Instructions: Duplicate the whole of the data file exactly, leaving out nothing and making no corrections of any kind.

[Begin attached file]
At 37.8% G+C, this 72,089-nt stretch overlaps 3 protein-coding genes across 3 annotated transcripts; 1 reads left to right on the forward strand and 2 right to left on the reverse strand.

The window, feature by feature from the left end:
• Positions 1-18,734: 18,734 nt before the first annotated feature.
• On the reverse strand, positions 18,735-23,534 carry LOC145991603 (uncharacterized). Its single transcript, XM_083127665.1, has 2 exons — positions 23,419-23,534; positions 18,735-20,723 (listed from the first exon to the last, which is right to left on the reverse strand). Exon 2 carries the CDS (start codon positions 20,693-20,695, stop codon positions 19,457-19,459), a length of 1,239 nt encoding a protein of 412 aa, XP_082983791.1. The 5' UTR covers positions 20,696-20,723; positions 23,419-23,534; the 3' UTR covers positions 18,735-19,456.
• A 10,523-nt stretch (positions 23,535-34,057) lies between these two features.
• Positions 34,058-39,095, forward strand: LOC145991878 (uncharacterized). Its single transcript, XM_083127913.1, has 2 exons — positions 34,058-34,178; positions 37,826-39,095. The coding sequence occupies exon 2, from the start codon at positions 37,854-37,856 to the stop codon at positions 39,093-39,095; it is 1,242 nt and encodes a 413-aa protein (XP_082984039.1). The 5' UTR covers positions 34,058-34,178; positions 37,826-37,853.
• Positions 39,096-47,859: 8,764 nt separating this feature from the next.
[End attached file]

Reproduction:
At 37.8% G+C, this 72,089-nt stretch overlaps 3 protein-coding genes across 3 annotated transcripts; 1 reads left to right on the forward strand and 2 right to left on the reverse strand.

The window, feature by feature from the left end:
• Positions 1-18,734: 18,734 nt before the first annotated feature.
• On the reverse strand, positions 18,735-23,534 carry LOC145991603 (uncharacterized). Its single transcript, XM_083127665.1, has 2 exons — positions 23,419-23,534; positions 18,735-20,723 (listed from the first exon to the last, which is right to left on the reverse strand). Exon 2 carries the CDS (start codon positions 20,693-20,695, stop codon positions 19,457-19,459), a length of 1,239 nt encoding a protein of 412 aa, XP_082983791.1. The 5' UTR covers positions 20,696-20,723; positions 23,419-23,534; the 3' UTR covers positions 18,735-19,456.
• A 10,523-nt stretch (positions 23,535-34,057) lies between these two features.
• Positions 34,058-39,095, forward strand: LOC145991878 (uncharacterized). Its single transcript, XM_083127913.1, has 2 exons — positions 34,058-34,178; positions 37,826-39,095. The coding sequence occupies exon 2, from the start codon at positions 37,854-37,856 to the stop codon at positions 39,093-39,095; it is 1,242 nt and encodes a 413-aa protein (XP_082984039.1). The 5' UTR covers positions 34,058-34,178; positions 37,826-37,853.
• Positions 39,096-47,859: 8,764 nt separating this feature from the next.